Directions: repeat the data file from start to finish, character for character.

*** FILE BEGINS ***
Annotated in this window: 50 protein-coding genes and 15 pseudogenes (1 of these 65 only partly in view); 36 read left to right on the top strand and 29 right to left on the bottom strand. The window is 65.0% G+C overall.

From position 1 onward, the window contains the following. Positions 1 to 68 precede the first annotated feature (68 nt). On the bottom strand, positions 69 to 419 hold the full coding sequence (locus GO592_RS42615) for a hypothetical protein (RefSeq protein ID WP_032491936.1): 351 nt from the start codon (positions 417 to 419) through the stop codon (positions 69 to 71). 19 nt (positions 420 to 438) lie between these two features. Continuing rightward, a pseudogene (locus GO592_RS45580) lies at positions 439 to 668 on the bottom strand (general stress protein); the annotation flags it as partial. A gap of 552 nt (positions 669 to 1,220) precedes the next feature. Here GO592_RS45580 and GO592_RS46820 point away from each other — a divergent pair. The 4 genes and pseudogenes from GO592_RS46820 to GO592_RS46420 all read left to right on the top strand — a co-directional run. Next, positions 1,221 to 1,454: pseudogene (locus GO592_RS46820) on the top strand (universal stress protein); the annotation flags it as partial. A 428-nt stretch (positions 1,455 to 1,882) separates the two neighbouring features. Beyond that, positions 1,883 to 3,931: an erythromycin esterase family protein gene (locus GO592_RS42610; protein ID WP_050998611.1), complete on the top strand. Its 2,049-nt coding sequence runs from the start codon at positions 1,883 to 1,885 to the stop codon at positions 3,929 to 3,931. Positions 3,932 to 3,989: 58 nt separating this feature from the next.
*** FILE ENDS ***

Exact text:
Annotated in this window: 50 protein-coding genes and 15 pseudogenes (1 of these 65 only partly in view); 36 read left to right on the top strand and 29 right to left on the bottom strand. The window is 65.0% G+C overall.

From position 1 onward, the window contains the following. Positions 1 to 68 precede the first annotated feature (68 nt). On the bottom strand, positions 69 to 419 hold the full coding sequence (locus GO592_RS42615) for a hypothetical protein (RefSeq protein ID WP_032491936.1): 351 nt from the start codon (positions 417 to 419) through the stop codon (positions 69 to 71). 19 nt (positions 420 to 438) lie between these two features. Continuing rightward, a pseudogene (locus GO592_RS45580) lies at positions 439 to 668 on the bottom strand (general stress protein); the annotation flags it as partial. A gap of 552 nt (positions 669 to 1,220) precedes the next feature. Here GO592_RS45580 and GO592_RS46820 point away from each other — a divergent pair. The 4 genes and pseudogenes from GO592_RS46820 to GO592_RS46420 all read left to right on the top strand — a co-directional run. Next, positions 1,221 to 1,454: pseudogene (locus GO592_RS46820) on the top strand (universal stress protein); the annotation flags it as partial. A 428-nt stretch (positions 1,455 to 1,882) separates the two neighbouring features. Beyond that, positions 1,883 to 3,931: an erythromycin esterase family protein gene (locus GO592_RS42610; protein ID WP_050998611.1), complete on the top strand. Its 2,049-nt coding sequence runs from the start codon at positions 1,883 to 1,885 to the stop codon at positions 3,929 to 3,931. Positions 3,932 to 3,989: 58 nt separating this feature from the next.